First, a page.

English is not my language; it’s not my native language; Spanish, which is my native language, I’m losing — what do I do?


It became like a nightmare, a nightmare where you have to add other factors; for instance, I started drinking a lot, became somewhat of an alcoholic; I had a lousy marriage; it was a disastrous marriage; I was very poor, no money — complex story, you know the story of an immigrant who’s also Bohemian, who was also trying to make a living, to adjust to a new society, a changing life, and I was also having a lot of fun — and in that situation, at one point, I realized that I was moving into a no-man’s land where I would have no language whatsoever. And if I’m a poet, what’s going to happen?


So at that point, something happened within me — I think the Spanish language was stuck in my stomach, and through alcohol, it became released; it came out; it came out and I started writing again in Spanish, poems and poems and poems and poems, and I got into my profession teaching Spanish and Spanish literature. I studied both Portuguese and Spanish; those were my two languages, and at that point, I began to recover my Spanish but in a new fashion, a new fashion that meant I wasn’t going to deal with Spanish only in terms of the Spanish I learned in Cuba, but rather my Spanish was going to be absorbent, capable of absorbing all forms of language.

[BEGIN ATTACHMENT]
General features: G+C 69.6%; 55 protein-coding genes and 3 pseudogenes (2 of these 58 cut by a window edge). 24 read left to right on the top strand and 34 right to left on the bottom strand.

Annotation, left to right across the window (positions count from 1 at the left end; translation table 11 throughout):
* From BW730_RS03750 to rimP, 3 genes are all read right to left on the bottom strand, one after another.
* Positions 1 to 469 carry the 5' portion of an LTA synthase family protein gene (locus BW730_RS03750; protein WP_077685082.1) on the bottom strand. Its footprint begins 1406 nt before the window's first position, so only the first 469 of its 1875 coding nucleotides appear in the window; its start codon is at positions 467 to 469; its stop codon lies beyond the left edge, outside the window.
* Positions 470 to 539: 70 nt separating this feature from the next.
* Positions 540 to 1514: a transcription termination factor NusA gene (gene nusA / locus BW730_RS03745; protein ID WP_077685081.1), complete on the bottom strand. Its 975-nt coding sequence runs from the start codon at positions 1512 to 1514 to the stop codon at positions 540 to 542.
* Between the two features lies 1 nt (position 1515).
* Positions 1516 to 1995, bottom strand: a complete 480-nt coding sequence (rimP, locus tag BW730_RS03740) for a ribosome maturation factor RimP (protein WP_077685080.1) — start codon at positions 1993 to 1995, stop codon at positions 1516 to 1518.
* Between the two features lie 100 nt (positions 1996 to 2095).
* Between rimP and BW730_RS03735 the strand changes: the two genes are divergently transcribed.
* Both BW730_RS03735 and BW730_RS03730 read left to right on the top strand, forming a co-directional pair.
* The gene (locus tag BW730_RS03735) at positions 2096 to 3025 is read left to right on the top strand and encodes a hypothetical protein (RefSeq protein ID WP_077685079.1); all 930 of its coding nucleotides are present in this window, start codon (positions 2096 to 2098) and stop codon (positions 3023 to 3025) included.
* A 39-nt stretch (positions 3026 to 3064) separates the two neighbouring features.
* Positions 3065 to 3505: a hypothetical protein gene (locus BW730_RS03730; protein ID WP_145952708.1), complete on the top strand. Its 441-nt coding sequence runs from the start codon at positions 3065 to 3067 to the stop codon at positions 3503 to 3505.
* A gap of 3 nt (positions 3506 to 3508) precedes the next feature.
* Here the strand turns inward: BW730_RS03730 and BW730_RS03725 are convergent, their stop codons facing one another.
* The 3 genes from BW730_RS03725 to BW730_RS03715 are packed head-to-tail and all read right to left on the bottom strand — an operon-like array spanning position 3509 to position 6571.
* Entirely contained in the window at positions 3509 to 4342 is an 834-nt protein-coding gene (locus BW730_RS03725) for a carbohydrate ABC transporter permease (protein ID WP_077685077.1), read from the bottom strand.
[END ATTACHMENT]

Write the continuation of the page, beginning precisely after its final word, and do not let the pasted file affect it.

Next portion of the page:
In my second marriage, I met Guadalupe, which is a blessing, and not in disguise, and through her, the peninsular came into my life. I started going to Spain; we had a house in Spain; I raised my children in both languages; so I started to become very comfortable going to Spain and absorbing that way of speaking. And we always went to Andalusia, so it wasn’t only the Spanish of the center of Spain, but also the peripherical Spanish of the Andalusians, and my friends were Galician and Castilian, so I began to absorb all this, plus now New York in the 70s became a place where all the Latin Americans flocked to, so there were Peruvians and Argentineans and Chileans and this and that and I began absorbing Spanish from all over.


And I have no qualms about using all the words that come to me. I have a strong relationship with Mexico — some Mexican phrases and terminology are now more natural to me than their Cuban counterparts. The usage of these things are not forced; that is, I don’t force myself to use such variety; to me it comes very natural; they are absorbed, and by being absorbed, are utilized, I think, as properly as possible within the poems.


But I do think also, if I may say this, Nick, that this is the way of the present and the way of the future for the Spanish language; it’s a language that is permeated by all of its forms of expression. We are now a very pluralistic, mingled society — racially, sexually, language-wise — and this is wonderful. I am all in favor of Babel. I am all in favor of mestizaje and this constant, what we call in Cuba, rice with mango, where the mixture is at times even absurd and you wonder to what degree can this continue.


I think it will continue; I think it should continue; and I think it is the responsibility of the modern poet to assimilate, utilize, and manifest all this historical situation.